For Greene County News
XENIA — Greene County Public Health is warning about the dangers of rabies passed along by animals.
“Rabies is a very serious disease caused by a virus that attacks the brain and nervous system,” a release from the public health organization stated. “Rabies is spread through the saliva of a rabid animal, usually from a bite or scratch. It can be fatal if ignored or left untreated. People who are bitten or scratched by a rabid animal should seek prompt medical treatment.”
Greene County Public Health also provided the following information and tips regarding rabies:
Did you know that…
- Rabies results in over 55,000 human deaths in the world each year. Every year, more than 15 million people worldwide receive a post-exposure vaccination to prevent the disease. This is estimated to prevent hundreds of thousands of rabies deaths annually.
- Rabies is a vaccine-preventable viral disease that occurs in more than 150 countries and territories.
- 40 percent of people who are bitten by suspect rabid animals are children under 15 years of age.
- Dogs are the source of the vast majority of human rabies deaths.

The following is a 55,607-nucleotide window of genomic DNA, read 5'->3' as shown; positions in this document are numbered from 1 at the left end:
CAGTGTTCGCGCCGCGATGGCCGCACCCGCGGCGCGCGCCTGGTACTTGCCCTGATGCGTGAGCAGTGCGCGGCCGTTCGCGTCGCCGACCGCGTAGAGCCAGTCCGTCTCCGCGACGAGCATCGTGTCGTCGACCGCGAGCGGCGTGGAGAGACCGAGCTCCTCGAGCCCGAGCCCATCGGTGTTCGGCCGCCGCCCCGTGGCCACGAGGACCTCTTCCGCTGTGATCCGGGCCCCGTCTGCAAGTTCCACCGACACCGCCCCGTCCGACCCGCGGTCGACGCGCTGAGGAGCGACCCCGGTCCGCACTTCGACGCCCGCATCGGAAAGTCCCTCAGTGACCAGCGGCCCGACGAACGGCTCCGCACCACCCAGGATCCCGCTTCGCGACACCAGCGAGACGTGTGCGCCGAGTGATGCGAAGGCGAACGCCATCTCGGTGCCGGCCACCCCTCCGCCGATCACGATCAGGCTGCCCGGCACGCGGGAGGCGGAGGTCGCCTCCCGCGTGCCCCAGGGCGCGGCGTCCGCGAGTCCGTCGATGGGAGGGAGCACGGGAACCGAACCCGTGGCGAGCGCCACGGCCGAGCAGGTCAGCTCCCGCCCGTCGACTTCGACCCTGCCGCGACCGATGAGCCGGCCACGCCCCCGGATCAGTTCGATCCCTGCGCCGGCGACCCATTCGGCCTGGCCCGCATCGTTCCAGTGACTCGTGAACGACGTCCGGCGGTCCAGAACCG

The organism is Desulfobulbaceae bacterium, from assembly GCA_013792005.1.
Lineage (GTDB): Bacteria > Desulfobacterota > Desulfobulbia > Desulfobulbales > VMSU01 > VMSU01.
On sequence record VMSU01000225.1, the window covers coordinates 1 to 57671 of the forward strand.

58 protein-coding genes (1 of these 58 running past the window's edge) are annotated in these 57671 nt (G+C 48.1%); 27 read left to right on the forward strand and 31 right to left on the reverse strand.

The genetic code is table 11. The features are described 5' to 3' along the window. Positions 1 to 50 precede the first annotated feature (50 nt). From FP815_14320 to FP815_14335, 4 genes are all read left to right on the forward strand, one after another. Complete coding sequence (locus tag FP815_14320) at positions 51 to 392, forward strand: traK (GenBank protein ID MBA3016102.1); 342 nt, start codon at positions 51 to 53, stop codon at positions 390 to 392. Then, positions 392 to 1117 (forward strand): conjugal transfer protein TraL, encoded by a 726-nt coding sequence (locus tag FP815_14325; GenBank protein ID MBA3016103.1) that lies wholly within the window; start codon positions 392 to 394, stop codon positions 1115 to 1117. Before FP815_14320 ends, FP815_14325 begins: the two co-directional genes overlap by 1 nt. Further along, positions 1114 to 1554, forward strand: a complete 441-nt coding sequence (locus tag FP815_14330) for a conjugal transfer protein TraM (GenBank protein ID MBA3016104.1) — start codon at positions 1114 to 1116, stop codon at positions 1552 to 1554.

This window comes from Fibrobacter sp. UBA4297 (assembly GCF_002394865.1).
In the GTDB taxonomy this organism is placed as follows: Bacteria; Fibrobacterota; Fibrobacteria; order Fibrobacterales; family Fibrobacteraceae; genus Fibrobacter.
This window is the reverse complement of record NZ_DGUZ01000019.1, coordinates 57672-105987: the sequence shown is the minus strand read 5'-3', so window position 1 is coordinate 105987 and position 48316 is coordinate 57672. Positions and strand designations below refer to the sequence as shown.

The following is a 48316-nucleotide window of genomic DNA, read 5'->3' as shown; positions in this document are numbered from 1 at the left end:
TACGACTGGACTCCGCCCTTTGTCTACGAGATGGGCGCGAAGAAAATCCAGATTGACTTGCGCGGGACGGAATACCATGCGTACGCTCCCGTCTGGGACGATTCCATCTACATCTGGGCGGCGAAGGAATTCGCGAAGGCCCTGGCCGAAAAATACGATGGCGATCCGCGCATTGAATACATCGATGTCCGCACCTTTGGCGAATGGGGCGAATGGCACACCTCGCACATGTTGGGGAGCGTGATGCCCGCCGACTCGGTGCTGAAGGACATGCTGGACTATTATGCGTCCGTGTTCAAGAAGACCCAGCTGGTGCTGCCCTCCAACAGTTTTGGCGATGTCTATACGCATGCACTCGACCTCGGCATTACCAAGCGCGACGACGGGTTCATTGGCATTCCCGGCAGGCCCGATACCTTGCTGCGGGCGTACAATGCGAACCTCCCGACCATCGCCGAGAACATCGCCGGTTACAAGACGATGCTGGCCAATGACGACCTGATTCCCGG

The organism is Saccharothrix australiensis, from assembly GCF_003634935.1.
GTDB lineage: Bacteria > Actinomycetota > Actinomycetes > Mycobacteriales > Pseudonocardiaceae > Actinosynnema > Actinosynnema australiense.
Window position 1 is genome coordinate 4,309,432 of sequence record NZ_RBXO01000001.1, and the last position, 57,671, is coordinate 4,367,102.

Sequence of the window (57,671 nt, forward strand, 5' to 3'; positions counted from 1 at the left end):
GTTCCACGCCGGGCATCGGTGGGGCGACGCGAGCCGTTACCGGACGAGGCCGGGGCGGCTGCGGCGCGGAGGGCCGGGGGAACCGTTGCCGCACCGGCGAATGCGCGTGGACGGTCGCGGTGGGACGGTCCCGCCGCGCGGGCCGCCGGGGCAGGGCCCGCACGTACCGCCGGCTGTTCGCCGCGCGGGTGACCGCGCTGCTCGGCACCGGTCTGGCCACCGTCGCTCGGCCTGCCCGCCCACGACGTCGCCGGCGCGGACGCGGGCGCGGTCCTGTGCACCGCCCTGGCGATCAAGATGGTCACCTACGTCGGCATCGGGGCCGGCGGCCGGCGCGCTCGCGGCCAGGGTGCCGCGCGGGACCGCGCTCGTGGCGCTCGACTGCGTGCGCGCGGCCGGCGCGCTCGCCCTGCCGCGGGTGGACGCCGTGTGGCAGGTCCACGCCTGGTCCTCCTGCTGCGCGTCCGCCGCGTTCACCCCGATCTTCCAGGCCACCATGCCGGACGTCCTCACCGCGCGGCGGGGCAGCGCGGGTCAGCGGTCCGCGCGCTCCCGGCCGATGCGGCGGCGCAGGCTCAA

- Immediate wound cleansing and immunization within a few hours after contact with a suspect rabid animal can prevent the onset of rabies and death. The Ohio Department of Health Laboratory provides testing of rabies-suspect animals.
- In 2014, 25 animals tested positive for rabies in Ohio: four raccoons, 20 bats and one skunk.
- As of June 1 in Greene County, one bat had tested positive for the rabies virus.
What you can do…
- All dogs, cats and ferrets should be vaccinated against rabies. Consider vaccinating valuable livestock and horses.
- Pet owners can reduce the possibility of pets being exposed to rabies by not letting them roam free.
- Spaying or neutering your pet may reduce the tendency they might have to roam or fight.
- Enjoy all wild animals from a distance and teach children never to handle unfamiliar animals, even if they appear friendly.
- Avoid sick or strange-acting animals.
- Do not keep wild animals as pets.
- Do not touch or pick up dead animals with bare hands.
- Leave bats alone and bat-proof your home.
- Consult Greene County Public Health officials if there is a possibility that you or a family member has had contact with a bat.
More information about rabies can be found on the Greene County Public Health website at gcchd.org/files/resources/Bats_and_Rabies_-_A_Public_Health_Guide.pdf. For further information, contact Deborah Leopold, Environmental Health Director at 937-374-5604, or Amy Schmitt, Communicable Disease Nurse at 937-374-5638.